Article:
“Have you spoken with Rick recently?”
“You know perfectly well I haven’t.”
“I worry about the two of you.”
Miranda sighed, pursing her lips again, feeling like turning around and just leaving without another word. But Philip’s brotherly gaze was on her and it made her stomach turn with guilt.
“Don’t worry about me. Don’t waste your time, okay?”
“It’s not a waste of…”
“Shut up.” Miranda had to gulp, holding back the tears that flooded her eyes now. “You left!”
“What did you want me to do? You and Richard never wanted to talk or seemed to care!”
“You…” Miranda stopped herself and shook her head. “I don’t want to fight again, alright?! My day’s been crappy enough already, I don’t want to hurt you to make it even better.”
She turned to leave, but Philip grabbed her arm with just enough strength to stop her long enough to ask: “You’re losing control more easily, aren’t you?”
“That’s none of your business. Look, I’m really late. I have to go.”
And, with these final words, she had him let go of her and left the hospital.
She had missed all of her morning classes. When she got to the university her last class was twenty minutes from being over and Miranda decided to go straight to the dining hall. Much to her happiness it was virtually empty. Half an hour later it would be a confusion of students elbowing each other, looking for tables and speaking so loudly her eardrums seemed to be about to pop. However, today she ate her meal calmly and in peace and, when she exited to the patio, she felt much better already.
After a stop at the coffee machine, Miranda found her favourite spot by the shade and lit a cigarette. Few things got her in a better mood than the bitter taste of coffee laced with the burn of the cigarette on the back of her throat; smoking and playing music were the two things that never failed to make her relax, no matter what.
“Good afternoon, Miranda.”
Raising her eyes, she could see a dark silhouette against the brightness of the blue sky and she would have been confused, if she hadn’t recognized the voice. She should have heard that voice for one hour and a half first thing in the morning.
“Good morning, professor John. Sorry for missing your class today; my bus had an accident.”
“You could have told me. I gave you my number for a reason.” He smiled, spying the cigarette she smoked. “May I sit? And maybe ask you for a cigarette?”
Miranda handed him the pack and lighter with a smile. “I thought you were trying to quit, professor.”
“It’s a never ending struggle.” He lit a cigarette as well and, for a moment, the two of them stat in silence, smoking. “I’m emailing today’s lecture to everyone. So you can say you’re lucky.”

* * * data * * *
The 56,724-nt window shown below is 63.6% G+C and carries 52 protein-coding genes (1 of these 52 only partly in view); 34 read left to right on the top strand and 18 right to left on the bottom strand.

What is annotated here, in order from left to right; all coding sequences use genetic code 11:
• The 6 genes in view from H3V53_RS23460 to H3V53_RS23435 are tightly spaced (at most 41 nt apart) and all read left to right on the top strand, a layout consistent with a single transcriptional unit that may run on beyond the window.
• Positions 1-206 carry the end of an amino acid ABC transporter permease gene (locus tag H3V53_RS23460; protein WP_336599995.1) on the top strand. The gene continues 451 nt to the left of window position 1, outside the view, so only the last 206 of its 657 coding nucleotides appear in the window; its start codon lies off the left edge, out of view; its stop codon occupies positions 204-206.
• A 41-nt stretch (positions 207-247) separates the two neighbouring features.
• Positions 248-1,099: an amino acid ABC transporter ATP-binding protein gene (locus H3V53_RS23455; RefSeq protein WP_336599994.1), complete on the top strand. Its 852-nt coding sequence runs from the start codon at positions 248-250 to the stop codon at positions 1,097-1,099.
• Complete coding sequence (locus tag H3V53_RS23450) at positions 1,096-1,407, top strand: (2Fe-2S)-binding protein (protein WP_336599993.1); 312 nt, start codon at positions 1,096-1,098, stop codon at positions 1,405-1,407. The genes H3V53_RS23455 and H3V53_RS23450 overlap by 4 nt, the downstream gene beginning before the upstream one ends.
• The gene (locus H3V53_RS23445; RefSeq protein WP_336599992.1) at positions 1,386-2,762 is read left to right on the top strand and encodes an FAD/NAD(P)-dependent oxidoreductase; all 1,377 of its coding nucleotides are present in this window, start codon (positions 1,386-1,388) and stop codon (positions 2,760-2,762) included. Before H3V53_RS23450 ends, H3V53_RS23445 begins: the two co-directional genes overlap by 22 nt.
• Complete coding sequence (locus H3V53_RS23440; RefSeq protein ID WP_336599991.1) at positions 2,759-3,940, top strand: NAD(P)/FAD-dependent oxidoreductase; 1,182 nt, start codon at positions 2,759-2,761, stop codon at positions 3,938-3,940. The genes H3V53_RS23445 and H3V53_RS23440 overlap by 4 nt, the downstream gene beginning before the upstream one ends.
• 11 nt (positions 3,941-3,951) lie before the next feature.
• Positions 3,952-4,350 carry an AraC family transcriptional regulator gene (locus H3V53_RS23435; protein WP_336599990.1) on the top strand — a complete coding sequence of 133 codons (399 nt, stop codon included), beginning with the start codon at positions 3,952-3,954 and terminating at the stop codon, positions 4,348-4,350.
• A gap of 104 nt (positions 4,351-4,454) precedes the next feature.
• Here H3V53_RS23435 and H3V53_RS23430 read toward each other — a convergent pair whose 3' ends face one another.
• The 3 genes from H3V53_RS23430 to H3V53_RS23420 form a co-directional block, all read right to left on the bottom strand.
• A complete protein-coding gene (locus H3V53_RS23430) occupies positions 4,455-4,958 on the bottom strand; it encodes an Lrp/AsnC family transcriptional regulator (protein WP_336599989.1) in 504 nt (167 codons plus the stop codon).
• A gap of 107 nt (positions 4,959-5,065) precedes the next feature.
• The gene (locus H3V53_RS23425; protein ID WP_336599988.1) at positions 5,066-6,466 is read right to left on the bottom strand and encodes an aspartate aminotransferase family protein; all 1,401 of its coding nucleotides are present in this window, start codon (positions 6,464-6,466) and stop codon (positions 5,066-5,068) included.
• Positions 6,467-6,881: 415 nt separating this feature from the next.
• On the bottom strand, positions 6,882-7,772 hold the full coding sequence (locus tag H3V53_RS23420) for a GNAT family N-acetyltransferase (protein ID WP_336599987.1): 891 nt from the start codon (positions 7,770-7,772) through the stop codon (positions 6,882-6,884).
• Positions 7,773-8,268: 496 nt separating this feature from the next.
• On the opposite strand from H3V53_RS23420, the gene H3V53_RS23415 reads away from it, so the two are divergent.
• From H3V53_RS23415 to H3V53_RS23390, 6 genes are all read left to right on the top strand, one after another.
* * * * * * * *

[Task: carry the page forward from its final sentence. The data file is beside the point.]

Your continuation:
“Yeah, lucky.” She smirked with his choice of words.
“Is everything alright? You don’t seem very well today.”
“Yeah. My morning was just way more eventful than I expected.”
“Well,” the professor got up, putting his cigarette out, “thanks for the cigarette. And don’t forget about the essay due next Monday.”
“I won’t. Thank you, professor.”
Miranda watched as the man walked away from her and into the nearest building. Sometimes Miranda wondered why she found it so easy to speak with him, but then she remembered that even though she called him professor, John still studied for his master’s and was actually a teaching assistant for one of the mythology professors. Not to mention he must be only three years older than her and he liked music and also knew how to play an instrument. Miranda smiled again, now a bit embarrassed by her line of thought and focused on something else. Her next class started in ten minutes and she didn’t want to miss that one as well.
Taking a last puff of her cigarette she put the bud out in the little bit of coffee on the bottom of the plastic cup, throwing it to the closest trashcan. The cup was midway, when she realized it would miss the target, however she found it easy to redefine the trajectory. Focusing for half a second, she smiled when the cup fell inside the trashcan and she got up, following John’s footsteps. Certainly not as eager as if he was the one teaching her next class. The professor who taught Medieval History did it by personal experience, most students said, and he spoke so slowly and in such a low tone, a lot used it as their afternoon nap period.
Miranda managed to stay awake, but she had her headphones on and only realized the class was over when everyone started to get up. After a quick meal at the university bar, she hurried to catch another bus, this time to get to work. This time, nothing happened during the trip and she even got to work on time. The Oasis, the bar she worked at, was a little place with a lot of regulars and the radio tuned to the same station every single day. Saying she liked it would be false, but the scholarship just covered the basic expenses so the extra money for a beer and a pack of cigarettes here and there was always good.
“Hey, Red, don’t I know you?”
Miranda turned behind the bar to give a sarcastic reply to the patron hitting on her, but both she and the man stood in shock. The man’s friend, sitting beside him, didn’t seem to notice the tension in the air, and he grinned at Miranda, even though she now looked down at the counter.
“C’mon, sweetheart. Throw our buddy Richard a bone here. It’s his birthday.”
However, Richard didn’t seem as excited as his friend and, keeping his eyes on Miranda, he grunted: “Leo, forget it. Let’s go somewhere else.”
“No way, you told us we could pick where we wanted to go! Besides the girl is pretty hot, don’t you wanna meet her?”
“No.” Miranda moved away to the other side of the bar, collecting some dirty glasses and cleaning the wet halos they left behind. She tried to focus on the random song on the radio, but her brother’s voice drilled its way into her mind. “I told you I don’t wanna meet her, Leo. Let’s go.”
“If you’re not interested, I think I’m going to meet her then. Let me tell you, she’s got a nice ass and a…”
“I’d shut up, if I were you.”
The beer glass slipped from Miranda’s hand, shattering on the floor. Even with her back to him, she knew Richard had gotten up and left the bar, followed by his friend. She crouched, picking up the bigger pieces of broken glass, trying not to cut herself, since she could barely see the shards through her tear flooded eyes. The panic started deep in her stomach, climbed up to her throat and made it harder to breathe. Richard had been so close to losing control, she could feel it in her body, and it would have been a disaster if he had. She knew the violence of his powers, of his anger and protection and, even now that he had left and probably sat at another bar, far away from the Oasis, she could feel the tempest that his powers were and she shook almost uncontrollably.